Identification, Images, & Information
For Insects, Spiders & Their Kin
For the United States & Canada
Clickable Guide
Moths Butterflies Flies Caterpillars Flies Dragonflies Flies Mantids Cockroaches Bees and Wasps Walkingsticks Earwigs Ants Termites Hoppers and Kin Hoppers and Kin Beetles True Bugs Fleas Grasshoppers and Kin Ticks Spiders Scorpions Centipedes Millipedes

Calendar
Upcoming Events

Spring 2021 gathering in Louisiana, April 28-May 2

National Moth Week photos of insects and people. Here's how to add your images.

Photos of insects and people from the 2019 BugGuide Gathering in Louisiana, July 25-27

Discussion, insects and people from the 2018 gathering in Virginia, July 27-29

Photos of insects and people from the 2015 gathering in Wisconsin, July 10-12

Photos of insects and people from the 2014 gathering in Virginia, June 4-7.

Photos of insects and people from the 2013 gathering in Arizona, July 25-28

Photos of insects and people from the 2012 gathering in Alabama


TaxonomyBrowseInfoImagesLinksBooksData
Photo#8692
Red-sided Flat Millipede - Sigmoria

Red-sided Flat Millipede - Sigmoria
Auburn, Alabama, USA
November 19, 2004
This specimen is red-sided flat millipede, sigmoria aberrans, see thumbnail reference below. One of the very interesting characteristics of this millipede is that it secretes benzaldehye, the principal characterizing odor molecule in cherry or almond odors. The odor from this specimen was so great that it led me to make a visual connection.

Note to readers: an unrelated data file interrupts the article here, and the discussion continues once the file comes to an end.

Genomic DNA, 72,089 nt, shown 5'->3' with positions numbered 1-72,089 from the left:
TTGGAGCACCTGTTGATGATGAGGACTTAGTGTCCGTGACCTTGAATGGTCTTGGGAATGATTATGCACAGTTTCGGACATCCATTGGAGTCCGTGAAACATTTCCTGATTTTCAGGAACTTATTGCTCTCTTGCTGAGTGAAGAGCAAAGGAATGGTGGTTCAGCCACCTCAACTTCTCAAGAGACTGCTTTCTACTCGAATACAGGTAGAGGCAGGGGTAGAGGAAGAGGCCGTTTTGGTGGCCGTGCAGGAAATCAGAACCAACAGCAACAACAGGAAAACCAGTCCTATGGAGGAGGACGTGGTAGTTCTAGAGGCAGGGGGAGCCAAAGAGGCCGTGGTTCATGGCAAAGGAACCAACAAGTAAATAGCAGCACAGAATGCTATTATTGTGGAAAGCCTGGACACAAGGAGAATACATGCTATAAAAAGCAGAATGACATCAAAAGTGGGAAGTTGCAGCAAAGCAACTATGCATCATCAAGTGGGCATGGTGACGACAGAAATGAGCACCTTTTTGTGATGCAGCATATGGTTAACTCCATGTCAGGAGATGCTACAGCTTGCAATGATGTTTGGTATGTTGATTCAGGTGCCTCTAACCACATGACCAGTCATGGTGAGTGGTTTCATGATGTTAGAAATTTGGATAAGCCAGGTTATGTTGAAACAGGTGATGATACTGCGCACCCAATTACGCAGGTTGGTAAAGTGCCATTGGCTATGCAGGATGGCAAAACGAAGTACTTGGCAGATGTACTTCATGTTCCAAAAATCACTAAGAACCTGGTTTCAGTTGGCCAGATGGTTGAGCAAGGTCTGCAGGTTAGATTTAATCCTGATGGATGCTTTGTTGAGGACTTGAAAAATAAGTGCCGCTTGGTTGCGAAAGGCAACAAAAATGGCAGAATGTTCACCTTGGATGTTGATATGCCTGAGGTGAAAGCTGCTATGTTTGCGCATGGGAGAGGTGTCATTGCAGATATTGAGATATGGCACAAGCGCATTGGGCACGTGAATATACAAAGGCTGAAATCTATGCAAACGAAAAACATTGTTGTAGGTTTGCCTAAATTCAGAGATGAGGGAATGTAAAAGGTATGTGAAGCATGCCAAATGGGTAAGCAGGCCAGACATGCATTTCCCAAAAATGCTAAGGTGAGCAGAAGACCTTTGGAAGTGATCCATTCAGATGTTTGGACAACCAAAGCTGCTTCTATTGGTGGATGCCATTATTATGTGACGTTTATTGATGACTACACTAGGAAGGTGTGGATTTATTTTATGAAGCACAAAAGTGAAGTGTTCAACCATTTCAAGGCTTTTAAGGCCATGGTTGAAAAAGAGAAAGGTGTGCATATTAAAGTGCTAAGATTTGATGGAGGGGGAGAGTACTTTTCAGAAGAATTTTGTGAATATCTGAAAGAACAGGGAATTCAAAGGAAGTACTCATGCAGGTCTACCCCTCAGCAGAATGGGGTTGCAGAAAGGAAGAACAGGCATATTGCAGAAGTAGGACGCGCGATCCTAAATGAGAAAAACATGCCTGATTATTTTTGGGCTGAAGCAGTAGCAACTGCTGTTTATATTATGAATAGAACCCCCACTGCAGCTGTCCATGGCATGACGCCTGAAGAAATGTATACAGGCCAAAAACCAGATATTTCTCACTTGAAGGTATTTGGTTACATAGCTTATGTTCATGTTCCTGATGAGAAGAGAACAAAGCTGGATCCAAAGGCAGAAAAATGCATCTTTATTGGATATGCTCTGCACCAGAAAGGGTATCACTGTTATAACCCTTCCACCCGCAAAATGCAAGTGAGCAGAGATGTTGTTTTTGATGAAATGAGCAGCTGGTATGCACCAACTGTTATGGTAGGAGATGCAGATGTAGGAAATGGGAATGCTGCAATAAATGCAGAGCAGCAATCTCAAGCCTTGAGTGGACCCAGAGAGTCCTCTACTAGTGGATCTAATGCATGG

Moved
Moved from Almond Millipede.

Auburn milliped
The milliped from Auburn is quite different from that at Tallahassee, as evidenced by the totally different color pattern, dorsally black with red paranota (lateral segmental expansions on the dorsa) as opposed to red banded. The Auburn millipede is indeed a species of Sigmoria, but off the top of my head, I can't remember what occurs there. This photo also clearly shows the smooth, glossy dorsum in Sigmoria, as opposed to the roughened dorsum in Cherokia. The Tallahassee millipede clearly has a roughened dorsum, but I'm not certain that Cherokia is known from Florida's capital city.

Caution.
I am no millipede expert, but the warning colors suggest this may be one of the species that secrete cyanide compounds as a means of defense (which would also account for the almond odor). I strongly urge bugguide visitors NOT to handle these animals, at least not without a washbasin handy.

 
Just saw your comment about t
Just saw your comment about the almond millipede. I've handled these things, and I have also seen a few birds eat them. They don't appear to secrete cyanide, and I can't find any information that says that they do. I suspect that they have warning colors, as do many millipedes, because they can produce a bad odor, and probably a bad taste to most animals (although it doesn't seem to bother the local robins).

Comment viewing options
Select your preferred way to display the comments and click 'Save settings' to activate your changes.